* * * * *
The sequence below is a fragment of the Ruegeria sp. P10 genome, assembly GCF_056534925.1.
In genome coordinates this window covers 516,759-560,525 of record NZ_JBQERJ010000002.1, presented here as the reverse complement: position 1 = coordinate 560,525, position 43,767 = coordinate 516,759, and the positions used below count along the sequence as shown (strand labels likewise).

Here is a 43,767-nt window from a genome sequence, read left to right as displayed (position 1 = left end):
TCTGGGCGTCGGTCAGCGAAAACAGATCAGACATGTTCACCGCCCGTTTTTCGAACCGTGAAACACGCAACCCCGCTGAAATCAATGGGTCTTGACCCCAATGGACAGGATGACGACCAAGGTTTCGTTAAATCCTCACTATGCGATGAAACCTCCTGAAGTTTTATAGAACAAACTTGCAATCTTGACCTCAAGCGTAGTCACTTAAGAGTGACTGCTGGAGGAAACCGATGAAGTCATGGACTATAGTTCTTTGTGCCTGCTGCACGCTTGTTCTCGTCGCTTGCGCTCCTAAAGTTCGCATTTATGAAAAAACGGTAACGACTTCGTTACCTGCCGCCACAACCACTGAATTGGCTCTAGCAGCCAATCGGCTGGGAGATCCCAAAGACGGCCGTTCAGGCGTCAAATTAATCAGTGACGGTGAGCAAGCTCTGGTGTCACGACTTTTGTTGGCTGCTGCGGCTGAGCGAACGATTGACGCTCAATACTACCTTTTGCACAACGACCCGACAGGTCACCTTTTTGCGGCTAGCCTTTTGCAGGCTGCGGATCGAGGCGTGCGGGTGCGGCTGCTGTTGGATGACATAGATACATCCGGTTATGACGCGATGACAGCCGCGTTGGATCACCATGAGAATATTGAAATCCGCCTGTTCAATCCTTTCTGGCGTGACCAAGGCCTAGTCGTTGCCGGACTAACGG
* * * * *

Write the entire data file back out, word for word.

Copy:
The sequence below is a fragment of the Ruegeria sp. P10 genome, assembly GCF_056534925.1.
In genome coordinates this window covers 516,759-560,525 of record NZ_JBQERJ010000002.1, presented here as the reverse complement: position 1 = coordinate 560,525, position 43,767 = coordinate 516,759, and the positions used below count along the sequence as shown (strand labels likewise).

Here is a 43,767-nt window from a genome sequence, read left to right as displayed (position 1 = left end):
TCTGGGCGTCGGTCAGCGAAAACAGATCAGACATGTTCACCGCCCGTTTTTCGAACCGTGAAACACGCAACCCCGCTGAAATCAATGGGTCTTGACCCCAATGGACAGGATGACGACCAAGGTTTCGTTAAATCCTCACTATGCGATGAAACCTCCTGAAGTTTTATAGAACAAACTTGCAATCTTGACCTCAAGCGTAGTCACTTAAGAGTGACTGCTGGAGGAAACCGATGAAGTCATGGACTATAGTTCTTTGTGCCTGCTGCACGCTTGTTCTCGTCGCTTGCGCTCCTAAAGTTCGCATTTATGAAAAAACGGTAACGACTTCGTTACCTGCCGCCACAACCACTGAATTGGCTCTAGCAGCCAATCGGCTGGGAGATCCCAAAGACGGCCGTTCAGGCGTCAAATTAATCAGTGACGGTGAGCAAGCTCTGGTGTCACGACTTTTGTTGGCTGCTGCGGCTGAGCGAACGATTGACGCTCAATACTACCTTTTGCACAACGACCCGACAGGTCACCTTTTTGCGGCTAGCCTTTTGCAGGCTGCGGATCGAGGCGTGCGGGTGCGGCTGCTGTTGGATGACATAGATACATCCGGTTATGACGCGATGACAGCCGCGTTGGATCACCATGAGAATATTGAAATCCGCCTGTTCAATCCTTTCTGGCGTGACCAAGGCCTAGTCGTTGCCGGACTAACGG